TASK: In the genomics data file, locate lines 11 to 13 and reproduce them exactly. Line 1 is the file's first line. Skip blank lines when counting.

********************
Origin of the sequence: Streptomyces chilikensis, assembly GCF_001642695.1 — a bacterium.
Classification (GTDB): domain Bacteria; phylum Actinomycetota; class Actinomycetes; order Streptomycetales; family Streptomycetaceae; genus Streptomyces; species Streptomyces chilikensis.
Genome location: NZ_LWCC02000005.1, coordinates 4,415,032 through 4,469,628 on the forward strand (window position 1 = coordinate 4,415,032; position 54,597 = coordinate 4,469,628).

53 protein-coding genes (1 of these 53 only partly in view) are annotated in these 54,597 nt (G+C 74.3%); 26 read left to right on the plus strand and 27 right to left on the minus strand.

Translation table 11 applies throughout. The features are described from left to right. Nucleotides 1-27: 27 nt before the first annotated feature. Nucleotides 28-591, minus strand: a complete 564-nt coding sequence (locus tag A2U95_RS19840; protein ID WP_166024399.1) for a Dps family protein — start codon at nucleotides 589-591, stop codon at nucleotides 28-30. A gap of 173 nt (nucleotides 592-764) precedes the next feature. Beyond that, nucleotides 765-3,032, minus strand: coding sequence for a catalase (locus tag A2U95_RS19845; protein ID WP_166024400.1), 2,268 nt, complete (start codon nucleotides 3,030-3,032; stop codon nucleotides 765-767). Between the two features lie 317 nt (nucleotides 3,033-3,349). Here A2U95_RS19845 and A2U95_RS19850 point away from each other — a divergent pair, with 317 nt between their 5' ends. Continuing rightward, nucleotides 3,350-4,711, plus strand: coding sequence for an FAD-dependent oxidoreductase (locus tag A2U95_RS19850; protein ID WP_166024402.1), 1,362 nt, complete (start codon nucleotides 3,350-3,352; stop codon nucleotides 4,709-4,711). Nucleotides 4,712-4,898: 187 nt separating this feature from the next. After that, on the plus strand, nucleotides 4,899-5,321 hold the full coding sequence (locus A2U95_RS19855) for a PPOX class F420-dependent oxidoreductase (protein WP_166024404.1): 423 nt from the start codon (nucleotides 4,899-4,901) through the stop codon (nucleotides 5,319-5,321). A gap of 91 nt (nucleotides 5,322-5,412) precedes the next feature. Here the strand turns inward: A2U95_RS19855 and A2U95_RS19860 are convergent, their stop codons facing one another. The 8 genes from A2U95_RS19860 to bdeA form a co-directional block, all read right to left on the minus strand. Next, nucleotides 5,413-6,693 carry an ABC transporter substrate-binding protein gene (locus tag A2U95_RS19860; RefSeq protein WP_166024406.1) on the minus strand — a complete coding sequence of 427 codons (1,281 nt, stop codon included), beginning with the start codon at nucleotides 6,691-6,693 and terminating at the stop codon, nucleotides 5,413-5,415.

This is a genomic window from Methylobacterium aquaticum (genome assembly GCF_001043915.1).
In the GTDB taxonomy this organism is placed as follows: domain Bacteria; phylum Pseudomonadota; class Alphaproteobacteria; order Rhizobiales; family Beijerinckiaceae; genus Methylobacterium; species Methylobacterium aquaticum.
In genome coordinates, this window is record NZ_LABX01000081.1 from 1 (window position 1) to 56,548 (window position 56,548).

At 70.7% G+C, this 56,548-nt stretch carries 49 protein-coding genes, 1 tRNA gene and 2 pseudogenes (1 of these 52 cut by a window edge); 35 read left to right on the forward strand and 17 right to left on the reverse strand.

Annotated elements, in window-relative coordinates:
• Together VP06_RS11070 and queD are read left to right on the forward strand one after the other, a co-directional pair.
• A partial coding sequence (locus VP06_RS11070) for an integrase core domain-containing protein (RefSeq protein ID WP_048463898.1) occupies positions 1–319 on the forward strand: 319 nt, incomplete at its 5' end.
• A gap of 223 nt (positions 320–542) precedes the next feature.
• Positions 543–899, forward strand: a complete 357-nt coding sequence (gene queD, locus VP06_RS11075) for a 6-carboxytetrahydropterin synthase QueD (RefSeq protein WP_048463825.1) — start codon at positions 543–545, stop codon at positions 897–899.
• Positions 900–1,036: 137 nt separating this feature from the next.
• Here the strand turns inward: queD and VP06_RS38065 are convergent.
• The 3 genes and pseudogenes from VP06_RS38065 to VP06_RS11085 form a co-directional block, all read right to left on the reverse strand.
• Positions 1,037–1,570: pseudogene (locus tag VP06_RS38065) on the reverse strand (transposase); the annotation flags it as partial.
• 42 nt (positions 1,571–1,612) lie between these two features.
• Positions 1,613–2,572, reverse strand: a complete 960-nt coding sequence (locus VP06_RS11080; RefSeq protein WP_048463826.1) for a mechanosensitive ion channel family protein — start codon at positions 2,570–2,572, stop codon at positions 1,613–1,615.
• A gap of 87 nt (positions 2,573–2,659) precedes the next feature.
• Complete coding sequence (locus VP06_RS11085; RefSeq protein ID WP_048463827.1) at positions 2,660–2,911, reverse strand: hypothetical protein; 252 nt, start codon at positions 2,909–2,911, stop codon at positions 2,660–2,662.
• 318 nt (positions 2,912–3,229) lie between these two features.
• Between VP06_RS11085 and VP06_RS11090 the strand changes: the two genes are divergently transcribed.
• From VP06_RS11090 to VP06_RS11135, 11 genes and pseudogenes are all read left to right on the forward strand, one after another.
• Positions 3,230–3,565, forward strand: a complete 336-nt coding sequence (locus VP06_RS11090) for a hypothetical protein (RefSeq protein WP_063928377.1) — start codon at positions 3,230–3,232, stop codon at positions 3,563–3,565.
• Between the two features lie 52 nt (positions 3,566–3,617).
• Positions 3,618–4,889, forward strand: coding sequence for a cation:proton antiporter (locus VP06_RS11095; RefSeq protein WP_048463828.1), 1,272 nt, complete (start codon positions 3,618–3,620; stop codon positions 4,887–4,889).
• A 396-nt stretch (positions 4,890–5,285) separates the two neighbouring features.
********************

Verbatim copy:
• Together VP06_RS11070 and queD are read left to right on the forward strand one after the other, a co-directional pair.
• A partial coding sequence (locus VP06_RS11070) for an integrase core domain-containing protein (RefSeq protein ID WP_048463898.1) occupies positions 1–319 on the forward strand: 319 nt, incomplete at its 5' end.
• A gap of 223 nt (positions 320–542) precedes the next feature.